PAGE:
Despite 13Fest’s location falling outside of the city’s jurisdiction, Athens City Council saw a full house at its Monday night meeting of residents eager to put down the fest.
Residents flocked to the Athens City Building, 8 E. Washington St., Monday night to call the 13th edition of the out-of-town fest — which stopped traffic on U.S. Route 56 and stranded thousands of festers to trek 3 miles back to Ohio University’s campus — an “abomination.”
“I had no idea about the fest out on 56,” Alice Retaff, an Athens resident, said. “I was appalled. It was vile. It was disrespectful.”
That was the general consensus between residents in attendance Monday evening.
“What I saw on Saturday … Oh my,” Retaff said. “The trucks, the buses, the cars, all loaded way beyond capacity. And the foot traffic was just incredible.”
Athens City Auditor Kathy Hecht said the disruption went beyond the crowds of inebriated festers seeking a way home. She said she had seen partygoers vandalizing mailboxes and ripping flags out of the ground as they made their way down Route 56 Saturday night after Number Fest.
“That just shows how disrespectful they are,” Hecht said.
Maxine Bantone, Athens resident, said the damage expanded beyond the county roads and to her Union Street business.
“The hundreds of people waiting in line … were a constant disruption,” Bantone said.
She added that festers waiting for the bus covered the street, causing some traffic — specifically motorcycles — to drive down the sidewalks amid the crowd.
“It was abominable,” Bantone said. “Something does need to be done … to get this under control.”
Most residents called for the city to partner with the Athens County Commissioners and the Athens County Sheriff’s Office and form a commission to help regulate the fest.
“A commission needs to be formed immediately,” Alan Swank, an Athens resident, said.
Swank said the commission should also expand to include students.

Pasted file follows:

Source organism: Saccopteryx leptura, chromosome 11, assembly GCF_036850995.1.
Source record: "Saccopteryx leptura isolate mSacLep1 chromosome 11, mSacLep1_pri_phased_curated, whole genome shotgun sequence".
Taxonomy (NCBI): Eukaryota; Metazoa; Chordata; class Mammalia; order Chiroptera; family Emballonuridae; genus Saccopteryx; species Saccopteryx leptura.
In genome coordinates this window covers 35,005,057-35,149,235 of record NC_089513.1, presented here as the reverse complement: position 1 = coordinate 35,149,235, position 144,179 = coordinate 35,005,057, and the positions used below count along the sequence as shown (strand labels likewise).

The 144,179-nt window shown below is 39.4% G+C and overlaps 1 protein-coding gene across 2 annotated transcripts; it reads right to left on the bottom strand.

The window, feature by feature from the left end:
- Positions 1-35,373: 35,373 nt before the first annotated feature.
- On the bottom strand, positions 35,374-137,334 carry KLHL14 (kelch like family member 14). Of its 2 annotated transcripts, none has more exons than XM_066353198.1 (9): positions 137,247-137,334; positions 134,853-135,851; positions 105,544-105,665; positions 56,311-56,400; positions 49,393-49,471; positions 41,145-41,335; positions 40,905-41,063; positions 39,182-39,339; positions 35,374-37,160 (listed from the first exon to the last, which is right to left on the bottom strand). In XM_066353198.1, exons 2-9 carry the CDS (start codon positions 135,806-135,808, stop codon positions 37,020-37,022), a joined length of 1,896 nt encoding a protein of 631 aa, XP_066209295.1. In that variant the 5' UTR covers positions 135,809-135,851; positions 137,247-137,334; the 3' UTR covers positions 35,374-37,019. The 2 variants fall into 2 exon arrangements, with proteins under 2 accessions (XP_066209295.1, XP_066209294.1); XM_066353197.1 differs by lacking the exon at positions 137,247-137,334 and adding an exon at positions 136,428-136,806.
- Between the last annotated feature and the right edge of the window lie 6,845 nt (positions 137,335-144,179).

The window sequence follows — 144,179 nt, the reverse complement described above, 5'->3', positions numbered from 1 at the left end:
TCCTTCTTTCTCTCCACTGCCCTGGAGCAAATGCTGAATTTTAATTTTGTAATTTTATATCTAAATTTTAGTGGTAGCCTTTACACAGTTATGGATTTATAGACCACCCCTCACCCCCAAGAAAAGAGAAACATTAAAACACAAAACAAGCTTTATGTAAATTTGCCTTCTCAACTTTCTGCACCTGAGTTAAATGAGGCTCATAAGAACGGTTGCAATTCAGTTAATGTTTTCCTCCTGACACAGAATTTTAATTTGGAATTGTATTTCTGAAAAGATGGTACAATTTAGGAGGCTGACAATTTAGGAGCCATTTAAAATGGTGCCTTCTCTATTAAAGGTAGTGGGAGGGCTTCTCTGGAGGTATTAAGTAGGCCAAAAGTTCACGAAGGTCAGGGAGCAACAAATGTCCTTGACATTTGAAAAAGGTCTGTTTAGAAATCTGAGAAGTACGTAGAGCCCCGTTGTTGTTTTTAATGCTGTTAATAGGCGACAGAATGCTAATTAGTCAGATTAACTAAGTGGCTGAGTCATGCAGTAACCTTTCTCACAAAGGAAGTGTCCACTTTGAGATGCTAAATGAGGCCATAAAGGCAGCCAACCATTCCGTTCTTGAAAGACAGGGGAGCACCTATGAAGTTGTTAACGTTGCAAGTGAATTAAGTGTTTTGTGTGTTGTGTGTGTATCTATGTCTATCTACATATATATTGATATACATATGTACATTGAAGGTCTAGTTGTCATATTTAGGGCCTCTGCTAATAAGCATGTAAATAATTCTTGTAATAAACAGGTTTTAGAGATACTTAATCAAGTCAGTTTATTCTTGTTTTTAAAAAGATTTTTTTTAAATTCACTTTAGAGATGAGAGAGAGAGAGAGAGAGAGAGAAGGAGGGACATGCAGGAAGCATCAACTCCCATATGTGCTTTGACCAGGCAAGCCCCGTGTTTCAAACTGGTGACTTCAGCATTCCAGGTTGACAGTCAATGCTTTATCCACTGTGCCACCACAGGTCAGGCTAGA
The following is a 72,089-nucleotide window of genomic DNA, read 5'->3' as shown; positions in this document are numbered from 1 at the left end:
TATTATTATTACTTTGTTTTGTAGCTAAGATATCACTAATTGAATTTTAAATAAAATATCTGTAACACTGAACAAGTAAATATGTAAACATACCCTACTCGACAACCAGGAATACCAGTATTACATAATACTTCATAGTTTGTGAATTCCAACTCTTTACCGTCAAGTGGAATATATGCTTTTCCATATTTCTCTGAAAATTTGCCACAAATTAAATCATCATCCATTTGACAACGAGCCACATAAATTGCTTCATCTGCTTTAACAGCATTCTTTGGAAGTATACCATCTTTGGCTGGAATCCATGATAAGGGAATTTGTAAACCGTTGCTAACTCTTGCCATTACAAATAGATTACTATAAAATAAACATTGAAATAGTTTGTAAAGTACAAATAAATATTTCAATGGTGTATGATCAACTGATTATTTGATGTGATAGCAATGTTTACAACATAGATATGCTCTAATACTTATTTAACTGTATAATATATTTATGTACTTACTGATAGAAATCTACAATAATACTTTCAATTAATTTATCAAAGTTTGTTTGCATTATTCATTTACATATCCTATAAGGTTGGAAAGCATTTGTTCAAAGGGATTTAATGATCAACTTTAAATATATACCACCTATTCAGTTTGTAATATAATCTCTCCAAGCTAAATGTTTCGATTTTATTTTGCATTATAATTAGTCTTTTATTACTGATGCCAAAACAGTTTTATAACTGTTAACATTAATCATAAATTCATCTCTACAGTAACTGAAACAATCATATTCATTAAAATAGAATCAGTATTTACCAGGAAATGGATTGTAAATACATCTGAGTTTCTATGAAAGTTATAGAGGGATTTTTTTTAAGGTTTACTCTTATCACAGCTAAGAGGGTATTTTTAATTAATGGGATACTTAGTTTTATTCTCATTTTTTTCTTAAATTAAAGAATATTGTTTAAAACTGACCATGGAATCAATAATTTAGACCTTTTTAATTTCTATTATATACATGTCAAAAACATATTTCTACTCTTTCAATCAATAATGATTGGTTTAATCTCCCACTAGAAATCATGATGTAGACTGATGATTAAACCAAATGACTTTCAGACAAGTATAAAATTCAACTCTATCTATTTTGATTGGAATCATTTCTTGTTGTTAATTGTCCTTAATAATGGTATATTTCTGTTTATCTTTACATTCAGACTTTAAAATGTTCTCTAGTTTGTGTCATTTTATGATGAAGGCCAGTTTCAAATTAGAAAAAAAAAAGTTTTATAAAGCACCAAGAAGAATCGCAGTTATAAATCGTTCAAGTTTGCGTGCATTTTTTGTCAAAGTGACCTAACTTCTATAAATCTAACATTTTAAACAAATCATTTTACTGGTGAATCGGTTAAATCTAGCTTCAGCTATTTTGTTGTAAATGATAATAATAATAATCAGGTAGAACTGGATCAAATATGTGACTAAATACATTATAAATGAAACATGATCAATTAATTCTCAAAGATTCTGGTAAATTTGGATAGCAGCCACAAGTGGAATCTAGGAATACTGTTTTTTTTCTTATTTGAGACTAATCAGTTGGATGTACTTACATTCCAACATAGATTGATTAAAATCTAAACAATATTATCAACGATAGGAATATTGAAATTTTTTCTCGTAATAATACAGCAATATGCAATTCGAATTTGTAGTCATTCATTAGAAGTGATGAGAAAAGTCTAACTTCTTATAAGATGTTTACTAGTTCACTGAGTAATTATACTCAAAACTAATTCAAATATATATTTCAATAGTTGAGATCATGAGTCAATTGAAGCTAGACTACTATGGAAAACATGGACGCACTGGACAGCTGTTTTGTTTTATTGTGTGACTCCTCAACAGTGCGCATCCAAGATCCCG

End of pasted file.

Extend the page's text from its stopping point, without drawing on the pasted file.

When it came down to it, residents were ready to point fingers at two entities: event organizer Dominic Petrozzi and the City of Athens.
“How could that city … do this to me?” Retaff said. “I just felt that you guys have really, really let us down.”
Criticism of city officials ranged from the city’s lack of code to regulate Number Fest and the police’s inability to respond to some calls.
Jaymie Strecker, an Athens resident, said she attempted to contact authorities about an unlicensed cab driver over the weekend, and was told by the police that they were too busy.
“This is just more than our local law enforcement can handle,” Strecker said.
Strecker also expressed concern about the venue chosen by event organizers, which is located on State Route 56.
“There is no way to safely hold an event like this in a location like that,” Strecker said. “The more that I learn about Numbers Fest, the more that I’m convinced there’s no way to hold this event … without threatening the safety in and outside of the event.”
Though residents called for action, council members stressed that because the fest falls outside of their jurisdiction, there wasn’t much they could do.
“Everybody tonight should talk to the county commissioners and the county sheriff,” Councilwoman Chris Fahl, D-4th Ward, said. “The sheriff’s office has more control over the venue and such.”
Fahl said council was doing its “due diligence,” though it comes down to county authorities and event organizers to take the helm on amending Number Fest to fit Athens residents’ wishes.
“People who do these sort of things have obligations,” Fahl said. “The guy makes a lot of money, and no one else profits.”
Council members had no easy answer for residents in attendance.
“The city administration is working with the community … to look at some of the issues that were raised,” Council President Chris Knisely said.
At its next meeting, council will hold a “committee of the whole” to discuss the issue. Knisely said county officials might be present.
“I really don’t think the fests are going away but they have to go away in its current form,” Swank said.